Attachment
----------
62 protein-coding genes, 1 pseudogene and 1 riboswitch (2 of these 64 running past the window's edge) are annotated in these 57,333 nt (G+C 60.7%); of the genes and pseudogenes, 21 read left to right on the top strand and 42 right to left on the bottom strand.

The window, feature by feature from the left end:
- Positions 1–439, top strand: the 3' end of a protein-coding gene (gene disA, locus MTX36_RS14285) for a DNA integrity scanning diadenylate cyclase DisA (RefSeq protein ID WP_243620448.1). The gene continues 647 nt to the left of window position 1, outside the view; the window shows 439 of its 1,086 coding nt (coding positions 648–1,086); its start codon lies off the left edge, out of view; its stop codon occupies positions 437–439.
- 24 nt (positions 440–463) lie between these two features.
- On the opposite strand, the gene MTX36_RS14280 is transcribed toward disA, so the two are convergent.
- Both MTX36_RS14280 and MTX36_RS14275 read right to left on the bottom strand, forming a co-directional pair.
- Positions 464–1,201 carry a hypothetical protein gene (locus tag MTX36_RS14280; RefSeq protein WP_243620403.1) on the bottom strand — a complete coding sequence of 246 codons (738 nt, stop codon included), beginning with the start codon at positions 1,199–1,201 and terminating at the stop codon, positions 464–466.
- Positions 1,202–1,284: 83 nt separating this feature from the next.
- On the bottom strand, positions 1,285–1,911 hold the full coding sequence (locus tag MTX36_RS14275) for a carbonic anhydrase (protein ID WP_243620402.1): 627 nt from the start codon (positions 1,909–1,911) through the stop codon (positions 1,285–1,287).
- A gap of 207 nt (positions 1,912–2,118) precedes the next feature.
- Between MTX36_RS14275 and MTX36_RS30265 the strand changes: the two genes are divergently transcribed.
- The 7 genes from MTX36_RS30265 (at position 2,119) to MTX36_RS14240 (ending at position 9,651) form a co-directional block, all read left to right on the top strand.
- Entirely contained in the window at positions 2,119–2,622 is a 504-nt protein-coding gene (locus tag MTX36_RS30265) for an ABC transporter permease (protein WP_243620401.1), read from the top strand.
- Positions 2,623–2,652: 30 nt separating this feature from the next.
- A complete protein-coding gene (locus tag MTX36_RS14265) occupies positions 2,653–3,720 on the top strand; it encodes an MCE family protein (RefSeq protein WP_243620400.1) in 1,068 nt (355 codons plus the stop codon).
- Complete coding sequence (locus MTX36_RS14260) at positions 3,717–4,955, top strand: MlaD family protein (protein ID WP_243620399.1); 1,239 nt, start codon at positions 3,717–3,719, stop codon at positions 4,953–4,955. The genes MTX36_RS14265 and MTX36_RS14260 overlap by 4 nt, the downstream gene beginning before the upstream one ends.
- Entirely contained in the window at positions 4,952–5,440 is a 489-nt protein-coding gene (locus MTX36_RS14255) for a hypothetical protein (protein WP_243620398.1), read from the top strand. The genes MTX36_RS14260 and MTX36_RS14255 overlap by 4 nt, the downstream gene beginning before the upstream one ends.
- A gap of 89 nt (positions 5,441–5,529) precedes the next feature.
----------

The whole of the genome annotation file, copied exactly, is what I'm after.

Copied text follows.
62 protein-coding genes, 1 pseudogene and 1 riboswitch (2 of these 64 running past the window's edge) are annotated in these 57,333 nt (G+C 60.7%); of the genes and pseudogenes, 21 read left to right on the top strand and 42 right to left on the bottom strand.

The window, feature by feature from the left end:
- Positions 1–439, top strand: the 3' end of a protein-coding gene (gene disA, locus MTX36_RS14285) for a DNA integrity scanning diadenylate cyclase DisA (RefSeq protein ID WP_243620448.1). The gene continues 647 nt to the left of window position 1, outside the view; the window shows 439 of its 1,086 coding nt (coding positions 648–1,086); its start codon lies off the left edge, out of view; its stop codon occupies positions 437–439.
- 24 nt (positions 440–463) lie between these two features.
- On the opposite strand, the gene MTX36_RS14280 is transcribed toward disA, so the two are convergent.
- Both MTX36_RS14280 and MTX36_RS14275 read right to left on the bottom strand, forming a co-directional pair.
- Positions 464–1,201 carry a hypothetical protein gene (locus tag MTX36_RS14280; RefSeq protein WP_243620403.1) on the bottom strand — a complete coding sequence of 246 codons (738 nt, stop codon included), beginning with the start codon at positions 1,199–1,201 and terminating at the stop codon, positions 464–466.
- Positions 1,202–1,284: 83 nt separating this feature from the next.
- On the bottom strand, positions 1,285–1,911 hold the full coding sequence (locus tag MTX36_RS14275) for a carbonic anhydrase (protein ID WP_243620402.1): 627 nt from the start codon (positions 1,909–1,911) through the stop codon (positions 1,285–1,287).
- A gap of 207 nt (positions 1,912–2,118) precedes the next feature.
- Between MTX36_RS14275 and MTX36_RS30265 the strand changes: the two genes are divergently transcribed.
- The 7 genes from MTX36_RS30265 (at position 2,119) to MTX36_RS14240 (ending at position 9,651) form a co-directional block, all read left to right on the top strand.
- Entirely contained in the window at positions 2,119–2,622 is a 504-nt protein-coding gene (locus tag MTX36_RS30265) for an ABC transporter permease (protein WP_243620401.1), read from the top strand.
- Positions 2,623–2,652: 30 nt separating this feature from the next.
- A complete protein-coding gene (locus tag MTX36_RS14265) occupies positions 2,653–3,720 on the top strand; it encodes an MCE family protein (RefSeq protein WP_243620400.1) in 1,068 nt (355 codons plus the stop codon).
- Complete coding sequence (locus MTX36_RS14260) at positions 3,717–4,955, top strand: MlaD family protein (protein ID WP_243620399.1); 1,239 nt, start codon at positions 3,717–3,719, stop codon at positions 4,953–4,955. The genes MTX36_RS14265 and MTX36_RS14260 overlap by 4 nt, the downstream gene beginning before the upstream one ends.
- Entirely contained in the window at positions 4,952–5,440 is a 489-nt protein-coding gene (locus MTX36_RS14255) for a hypothetical protein (protein WP_243620398.1), read from the top strand. The genes MTX36_RS14260 and MTX36_RS14255 overlap by 4 nt, the downstream gene beginning before the upstream one ends.
- A gap of 89 nt (positions 5,441–5,529) precedes the next feature.